Lead generation and inbound marketing are two (of the many) hot topics in the marketing industry right now. But to make lead generation a smart strategy instead of just another marketing buzzword, it is critical to understand its role in the marketing process.
We used to live in a purely “push” world, where sales organizations would shove their product information and sales presentations toward the customer. Now, we’ve moved into an era where “pull” is just as important as push. Your company no longer controls access to the information about a product or service; that information is readily available online (from your company, from a competitor, or from some third party). The customer has the power, the will, and the skill to find that information on their own. Lead generation could be thought of simply as your company’s effort to be the prospect’s chosen information source and resource.
To optimize your efforts, gather some preliminary intelligence about what matters most to the people who buy what you sell. We’re not talking about shape, size, and color here… we’re not talking about product attributes at all. Investigate your customers’ problem attributes. What issues are they facing? What problems are they trying to solve? What criteria are the most important and sensitive to them when it comes to making a decision about this product or service? What do they find frustrating about this consideration (shopping and deciding) process? Then create content that speaks to those pressing concerns. Your material will not only be consumed; it will be appreciated and valued, and probably shared with others.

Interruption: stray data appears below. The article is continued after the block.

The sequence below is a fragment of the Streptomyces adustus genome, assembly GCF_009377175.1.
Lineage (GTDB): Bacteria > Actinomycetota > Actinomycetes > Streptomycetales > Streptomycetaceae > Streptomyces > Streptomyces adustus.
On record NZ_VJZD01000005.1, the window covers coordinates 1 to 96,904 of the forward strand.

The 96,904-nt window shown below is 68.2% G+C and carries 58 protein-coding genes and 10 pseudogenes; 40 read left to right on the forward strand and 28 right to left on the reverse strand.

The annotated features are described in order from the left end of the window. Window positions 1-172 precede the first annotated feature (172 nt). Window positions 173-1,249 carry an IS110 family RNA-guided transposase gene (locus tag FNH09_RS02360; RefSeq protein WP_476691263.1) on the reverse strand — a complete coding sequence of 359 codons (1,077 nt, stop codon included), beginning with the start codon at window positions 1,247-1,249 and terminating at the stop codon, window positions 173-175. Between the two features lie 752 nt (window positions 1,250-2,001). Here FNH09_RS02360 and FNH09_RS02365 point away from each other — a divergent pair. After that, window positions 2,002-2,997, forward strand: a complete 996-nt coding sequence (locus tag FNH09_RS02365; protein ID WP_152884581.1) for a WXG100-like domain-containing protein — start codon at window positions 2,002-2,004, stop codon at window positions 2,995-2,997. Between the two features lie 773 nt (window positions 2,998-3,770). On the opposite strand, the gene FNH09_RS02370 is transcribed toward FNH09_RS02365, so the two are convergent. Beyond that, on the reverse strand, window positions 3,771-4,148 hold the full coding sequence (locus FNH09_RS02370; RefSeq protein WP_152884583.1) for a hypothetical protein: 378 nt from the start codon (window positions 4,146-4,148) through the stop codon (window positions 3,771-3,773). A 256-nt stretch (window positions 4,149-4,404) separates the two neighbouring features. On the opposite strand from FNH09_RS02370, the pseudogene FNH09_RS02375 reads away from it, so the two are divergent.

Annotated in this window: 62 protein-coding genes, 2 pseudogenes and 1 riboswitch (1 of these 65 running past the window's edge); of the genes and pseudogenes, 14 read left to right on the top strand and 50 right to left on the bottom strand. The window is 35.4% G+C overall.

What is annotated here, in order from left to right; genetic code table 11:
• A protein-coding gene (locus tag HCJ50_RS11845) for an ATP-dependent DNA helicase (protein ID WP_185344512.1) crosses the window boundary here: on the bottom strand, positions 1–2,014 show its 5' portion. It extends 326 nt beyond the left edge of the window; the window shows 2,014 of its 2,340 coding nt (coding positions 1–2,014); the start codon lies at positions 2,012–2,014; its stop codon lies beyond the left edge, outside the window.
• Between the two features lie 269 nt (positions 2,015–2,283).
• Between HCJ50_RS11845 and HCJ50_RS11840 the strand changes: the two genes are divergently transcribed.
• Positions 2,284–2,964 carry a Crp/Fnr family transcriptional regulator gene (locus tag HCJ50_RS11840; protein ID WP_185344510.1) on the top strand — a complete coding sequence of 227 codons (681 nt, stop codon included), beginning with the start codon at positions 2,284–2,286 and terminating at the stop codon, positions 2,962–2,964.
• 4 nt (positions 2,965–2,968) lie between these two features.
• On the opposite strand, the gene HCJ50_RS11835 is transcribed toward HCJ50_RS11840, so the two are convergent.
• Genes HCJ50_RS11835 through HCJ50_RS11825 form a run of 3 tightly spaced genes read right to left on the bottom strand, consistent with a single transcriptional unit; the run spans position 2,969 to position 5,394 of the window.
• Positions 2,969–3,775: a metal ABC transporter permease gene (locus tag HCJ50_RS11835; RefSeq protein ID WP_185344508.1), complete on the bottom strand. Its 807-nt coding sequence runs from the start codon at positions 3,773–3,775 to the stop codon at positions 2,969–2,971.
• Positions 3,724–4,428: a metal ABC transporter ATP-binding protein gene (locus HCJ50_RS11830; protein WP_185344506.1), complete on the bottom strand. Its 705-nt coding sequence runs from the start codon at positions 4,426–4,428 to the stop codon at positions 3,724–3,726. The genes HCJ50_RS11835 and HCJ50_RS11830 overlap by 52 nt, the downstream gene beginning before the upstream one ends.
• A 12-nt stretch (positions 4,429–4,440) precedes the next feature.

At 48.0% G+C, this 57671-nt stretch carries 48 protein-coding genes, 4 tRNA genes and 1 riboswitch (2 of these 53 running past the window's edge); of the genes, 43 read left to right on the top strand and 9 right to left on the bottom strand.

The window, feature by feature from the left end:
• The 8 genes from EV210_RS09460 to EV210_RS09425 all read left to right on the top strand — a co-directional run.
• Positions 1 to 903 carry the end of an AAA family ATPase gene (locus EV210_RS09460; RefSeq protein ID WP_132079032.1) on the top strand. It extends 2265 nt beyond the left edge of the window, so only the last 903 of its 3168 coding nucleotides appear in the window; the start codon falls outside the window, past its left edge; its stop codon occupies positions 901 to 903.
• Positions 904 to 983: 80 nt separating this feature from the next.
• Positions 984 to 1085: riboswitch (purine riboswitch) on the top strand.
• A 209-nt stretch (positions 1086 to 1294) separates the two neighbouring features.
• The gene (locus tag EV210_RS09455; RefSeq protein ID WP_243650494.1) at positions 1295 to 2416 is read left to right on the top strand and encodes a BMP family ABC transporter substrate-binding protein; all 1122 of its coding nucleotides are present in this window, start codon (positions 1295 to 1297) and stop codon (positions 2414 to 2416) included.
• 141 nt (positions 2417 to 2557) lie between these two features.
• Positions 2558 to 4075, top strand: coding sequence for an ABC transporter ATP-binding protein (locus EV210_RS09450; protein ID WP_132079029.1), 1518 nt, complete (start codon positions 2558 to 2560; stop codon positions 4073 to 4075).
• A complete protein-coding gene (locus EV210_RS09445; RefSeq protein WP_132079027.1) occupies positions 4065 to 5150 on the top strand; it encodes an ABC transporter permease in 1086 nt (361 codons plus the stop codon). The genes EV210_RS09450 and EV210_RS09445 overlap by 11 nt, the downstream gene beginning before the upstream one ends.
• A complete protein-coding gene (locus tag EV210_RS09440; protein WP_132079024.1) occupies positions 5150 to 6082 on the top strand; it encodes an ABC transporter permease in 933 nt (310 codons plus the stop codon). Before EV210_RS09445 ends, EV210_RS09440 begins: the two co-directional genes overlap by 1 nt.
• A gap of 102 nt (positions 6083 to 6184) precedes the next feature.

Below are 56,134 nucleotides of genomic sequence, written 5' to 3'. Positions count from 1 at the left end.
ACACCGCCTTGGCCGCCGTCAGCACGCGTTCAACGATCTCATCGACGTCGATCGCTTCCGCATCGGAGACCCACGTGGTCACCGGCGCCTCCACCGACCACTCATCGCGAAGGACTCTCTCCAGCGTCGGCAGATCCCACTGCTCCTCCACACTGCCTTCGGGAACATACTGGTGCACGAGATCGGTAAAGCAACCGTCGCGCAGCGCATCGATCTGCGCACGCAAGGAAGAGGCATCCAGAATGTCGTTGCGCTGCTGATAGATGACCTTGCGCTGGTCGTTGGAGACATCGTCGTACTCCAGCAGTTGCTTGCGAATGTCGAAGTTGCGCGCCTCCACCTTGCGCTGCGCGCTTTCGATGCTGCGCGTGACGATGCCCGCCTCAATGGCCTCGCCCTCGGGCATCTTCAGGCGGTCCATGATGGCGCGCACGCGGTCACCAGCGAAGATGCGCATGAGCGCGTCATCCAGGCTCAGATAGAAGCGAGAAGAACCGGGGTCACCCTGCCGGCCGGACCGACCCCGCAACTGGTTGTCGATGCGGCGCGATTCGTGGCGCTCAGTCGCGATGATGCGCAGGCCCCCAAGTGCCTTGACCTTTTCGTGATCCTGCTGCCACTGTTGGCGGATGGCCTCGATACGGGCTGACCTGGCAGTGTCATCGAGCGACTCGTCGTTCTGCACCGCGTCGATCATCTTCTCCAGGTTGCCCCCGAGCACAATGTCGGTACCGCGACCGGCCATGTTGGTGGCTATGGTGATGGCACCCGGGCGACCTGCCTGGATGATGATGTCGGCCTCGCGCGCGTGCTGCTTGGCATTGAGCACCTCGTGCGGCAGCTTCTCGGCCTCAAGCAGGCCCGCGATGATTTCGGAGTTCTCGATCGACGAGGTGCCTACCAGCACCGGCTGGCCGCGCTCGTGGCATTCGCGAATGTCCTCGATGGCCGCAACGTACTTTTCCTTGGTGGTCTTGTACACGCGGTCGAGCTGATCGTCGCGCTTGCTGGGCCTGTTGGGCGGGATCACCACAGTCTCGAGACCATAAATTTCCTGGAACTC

Then watch your metrics. Note which content is being consumed and which is not. Make sure your site includes a response path, so users can leave comments, contact you immediately by phone or email, or otherwise reach out to you. Then, don’t just quantify the information (# of hits, likes, shares, etc.). Qualify the information you’re receiving, too. What issues seem to most readily spark a response? Which topics are most likely to elicit feedback? What questions are they asking when they contact you? If you use this information the right way, it can serve as an early glimpse into what needs this prospect might have. With this approach, you have moved lead generation beyond simple name and email captures; you’ve turned it into need generation that produces specific sales opportunities.